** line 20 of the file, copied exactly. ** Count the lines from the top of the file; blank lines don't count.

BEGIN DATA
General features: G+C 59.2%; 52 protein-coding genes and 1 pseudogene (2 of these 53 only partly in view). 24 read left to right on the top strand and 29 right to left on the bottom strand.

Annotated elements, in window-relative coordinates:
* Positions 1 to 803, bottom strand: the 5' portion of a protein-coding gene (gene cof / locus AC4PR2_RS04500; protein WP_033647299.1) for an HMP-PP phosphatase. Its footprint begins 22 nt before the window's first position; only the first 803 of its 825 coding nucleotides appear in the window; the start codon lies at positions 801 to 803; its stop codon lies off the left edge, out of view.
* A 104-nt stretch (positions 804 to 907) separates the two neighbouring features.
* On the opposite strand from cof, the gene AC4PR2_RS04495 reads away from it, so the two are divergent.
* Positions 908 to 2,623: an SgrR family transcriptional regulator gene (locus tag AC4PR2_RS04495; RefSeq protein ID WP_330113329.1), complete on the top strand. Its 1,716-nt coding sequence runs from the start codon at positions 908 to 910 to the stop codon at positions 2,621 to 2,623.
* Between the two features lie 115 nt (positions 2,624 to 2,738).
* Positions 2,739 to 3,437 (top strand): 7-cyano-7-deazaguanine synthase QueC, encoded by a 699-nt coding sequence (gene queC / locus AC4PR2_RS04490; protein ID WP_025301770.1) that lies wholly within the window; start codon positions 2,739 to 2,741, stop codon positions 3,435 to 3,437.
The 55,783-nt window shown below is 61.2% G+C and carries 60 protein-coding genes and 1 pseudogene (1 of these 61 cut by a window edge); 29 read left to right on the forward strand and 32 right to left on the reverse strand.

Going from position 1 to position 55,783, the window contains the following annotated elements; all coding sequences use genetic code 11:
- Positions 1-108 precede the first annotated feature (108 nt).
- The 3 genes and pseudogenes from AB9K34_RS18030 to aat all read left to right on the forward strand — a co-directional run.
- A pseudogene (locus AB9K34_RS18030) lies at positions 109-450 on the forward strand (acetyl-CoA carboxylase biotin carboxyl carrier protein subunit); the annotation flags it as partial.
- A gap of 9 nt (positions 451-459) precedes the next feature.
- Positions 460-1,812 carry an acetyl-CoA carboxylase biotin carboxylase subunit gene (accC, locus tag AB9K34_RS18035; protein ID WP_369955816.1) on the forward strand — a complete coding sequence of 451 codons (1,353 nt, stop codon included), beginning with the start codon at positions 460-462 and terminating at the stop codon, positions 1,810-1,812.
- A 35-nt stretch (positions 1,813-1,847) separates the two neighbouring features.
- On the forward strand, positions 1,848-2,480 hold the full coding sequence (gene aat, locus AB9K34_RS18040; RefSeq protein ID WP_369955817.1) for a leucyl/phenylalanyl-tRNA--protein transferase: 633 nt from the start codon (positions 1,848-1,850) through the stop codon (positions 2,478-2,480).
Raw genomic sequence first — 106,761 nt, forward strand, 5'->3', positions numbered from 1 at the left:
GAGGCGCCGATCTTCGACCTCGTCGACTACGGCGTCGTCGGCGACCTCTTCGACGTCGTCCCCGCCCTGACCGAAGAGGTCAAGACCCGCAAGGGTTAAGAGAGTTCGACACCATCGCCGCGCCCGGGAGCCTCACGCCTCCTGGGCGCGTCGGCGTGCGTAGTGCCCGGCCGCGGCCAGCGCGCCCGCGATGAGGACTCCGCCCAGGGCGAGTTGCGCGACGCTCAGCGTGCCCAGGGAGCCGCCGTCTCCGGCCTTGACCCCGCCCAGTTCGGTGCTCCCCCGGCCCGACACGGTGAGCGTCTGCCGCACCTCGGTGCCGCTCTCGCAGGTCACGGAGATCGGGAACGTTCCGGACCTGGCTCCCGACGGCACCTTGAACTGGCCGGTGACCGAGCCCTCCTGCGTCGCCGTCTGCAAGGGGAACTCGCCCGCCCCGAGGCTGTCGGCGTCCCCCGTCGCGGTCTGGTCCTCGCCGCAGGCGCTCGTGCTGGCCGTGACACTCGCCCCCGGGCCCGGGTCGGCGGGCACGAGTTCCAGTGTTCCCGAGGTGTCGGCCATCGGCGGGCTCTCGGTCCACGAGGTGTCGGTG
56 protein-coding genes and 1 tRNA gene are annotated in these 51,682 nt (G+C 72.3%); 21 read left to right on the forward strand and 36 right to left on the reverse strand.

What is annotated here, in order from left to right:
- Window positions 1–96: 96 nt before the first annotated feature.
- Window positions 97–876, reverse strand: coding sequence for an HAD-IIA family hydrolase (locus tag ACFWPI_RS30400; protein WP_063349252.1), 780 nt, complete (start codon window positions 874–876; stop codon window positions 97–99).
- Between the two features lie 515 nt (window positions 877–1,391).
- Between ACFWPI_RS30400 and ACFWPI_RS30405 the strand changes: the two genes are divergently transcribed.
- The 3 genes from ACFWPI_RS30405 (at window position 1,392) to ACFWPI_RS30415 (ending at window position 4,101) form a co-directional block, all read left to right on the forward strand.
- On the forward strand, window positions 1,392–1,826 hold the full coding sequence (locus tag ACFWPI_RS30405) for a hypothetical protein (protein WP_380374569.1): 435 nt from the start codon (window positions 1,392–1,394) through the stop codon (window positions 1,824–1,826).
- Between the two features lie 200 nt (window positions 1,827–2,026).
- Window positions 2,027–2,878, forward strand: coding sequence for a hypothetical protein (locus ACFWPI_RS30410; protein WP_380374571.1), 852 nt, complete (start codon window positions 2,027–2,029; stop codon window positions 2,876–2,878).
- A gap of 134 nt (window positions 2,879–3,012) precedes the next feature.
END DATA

56 protein-coding genes and 1 tRNA gene are annotated in these 51,682 nt (G+C 72.3%); 21 read left to right on the forward strand and 36 right to left on the reverse strand.